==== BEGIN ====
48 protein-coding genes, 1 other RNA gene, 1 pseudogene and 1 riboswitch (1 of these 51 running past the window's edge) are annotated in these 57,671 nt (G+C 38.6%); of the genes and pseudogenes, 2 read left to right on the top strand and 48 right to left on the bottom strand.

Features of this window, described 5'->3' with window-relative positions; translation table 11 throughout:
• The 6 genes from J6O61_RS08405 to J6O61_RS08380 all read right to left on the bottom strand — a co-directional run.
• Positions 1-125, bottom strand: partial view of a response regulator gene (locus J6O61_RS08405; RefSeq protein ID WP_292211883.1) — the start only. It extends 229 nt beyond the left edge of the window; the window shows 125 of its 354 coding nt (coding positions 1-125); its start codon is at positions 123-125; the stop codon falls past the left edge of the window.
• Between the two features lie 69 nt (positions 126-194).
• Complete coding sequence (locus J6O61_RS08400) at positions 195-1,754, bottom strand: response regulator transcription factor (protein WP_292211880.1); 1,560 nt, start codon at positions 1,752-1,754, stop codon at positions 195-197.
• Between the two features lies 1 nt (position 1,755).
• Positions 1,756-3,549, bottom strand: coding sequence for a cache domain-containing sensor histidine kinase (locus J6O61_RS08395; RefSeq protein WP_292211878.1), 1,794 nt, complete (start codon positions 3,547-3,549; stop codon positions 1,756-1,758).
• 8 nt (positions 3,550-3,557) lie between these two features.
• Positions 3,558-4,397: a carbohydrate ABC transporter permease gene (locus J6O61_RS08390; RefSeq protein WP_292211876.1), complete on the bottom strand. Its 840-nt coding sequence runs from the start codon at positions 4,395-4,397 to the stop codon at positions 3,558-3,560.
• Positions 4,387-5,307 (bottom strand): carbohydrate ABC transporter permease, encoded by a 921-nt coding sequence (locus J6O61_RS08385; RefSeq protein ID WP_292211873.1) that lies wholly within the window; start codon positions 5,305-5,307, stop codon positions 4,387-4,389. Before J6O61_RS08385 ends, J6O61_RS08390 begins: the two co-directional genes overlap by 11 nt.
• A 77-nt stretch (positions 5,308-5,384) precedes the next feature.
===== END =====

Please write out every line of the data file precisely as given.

48 protein-coding genes, 1 other RNA gene, 1 pseudogene and 1 riboswitch (1 of these 51 running past the window's edge) are annotated in these 57,671 nt (G+C 38.6%); of the genes and pseudogenes, 2 read left to right on the top strand and 48 right to left on the bottom strand.

Features of this window, described 5'->3' with window-relative positions; translation table 11 throughout:
• The 6 genes from J6O61_RS08405 to J6O61_RS08380 all read right to left on the bottom strand — a co-directional run.
• Positions 1-125, bottom strand: partial view of a response regulator gene (locus J6O61_RS08405; RefSeq protein ID WP_292211883.1) — the start only. It extends 229 nt beyond the left edge of the window; the window shows 125 of its 354 coding nt (coding positions 1-125); its start codon is at positions 123-125; the stop codon falls past the left edge of the window.
• Between the two features lie 69 nt (positions 126-194).
• Complete coding sequence (locus J6O61_RS08400) at positions 195-1,754, bottom strand: response regulator transcription factor (protein WP_292211880.1); 1,560 nt, start codon at positions 1,752-1,754, stop codon at positions 195-197.
• Between the two features lies 1 nt (position 1,755).
• Positions 1,756-3,549, bottom strand: coding sequence for a cache domain-containing sensor histidine kinase (locus J6O61_RS08395; RefSeq protein WP_292211878.1), 1,794 nt, complete (start codon positions 3,547-3,549; stop codon positions 1,756-1,758).
• 8 nt (positions 3,550-3,557) lie between these two features.
• Positions 3,558-4,397: a carbohydrate ABC transporter permease gene (locus J6O61_RS08390; RefSeq protein WP_292211876.1), complete on the bottom strand. Its 840-nt coding sequence runs from the start codon at positions 4,395-4,397 to the stop codon at positions 3,558-3,560.
• Positions 4,387-5,307 (bottom strand): carbohydrate ABC transporter permease, encoded by a 921-nt coding sequence (locus J6O61_RS08385; RefSeq protein ID WP_292211873.1) that lies wholly within the window; start codon positions 5,305-5,307, stop codon positions 4,387-4,389. Before J6O61_RS08385 ends, J6O61_RS08390 begins: the two co-directional genes overlap by 11 nt.
• A 77-nt stretch (positions 5,308-5,384) precedes the next feature.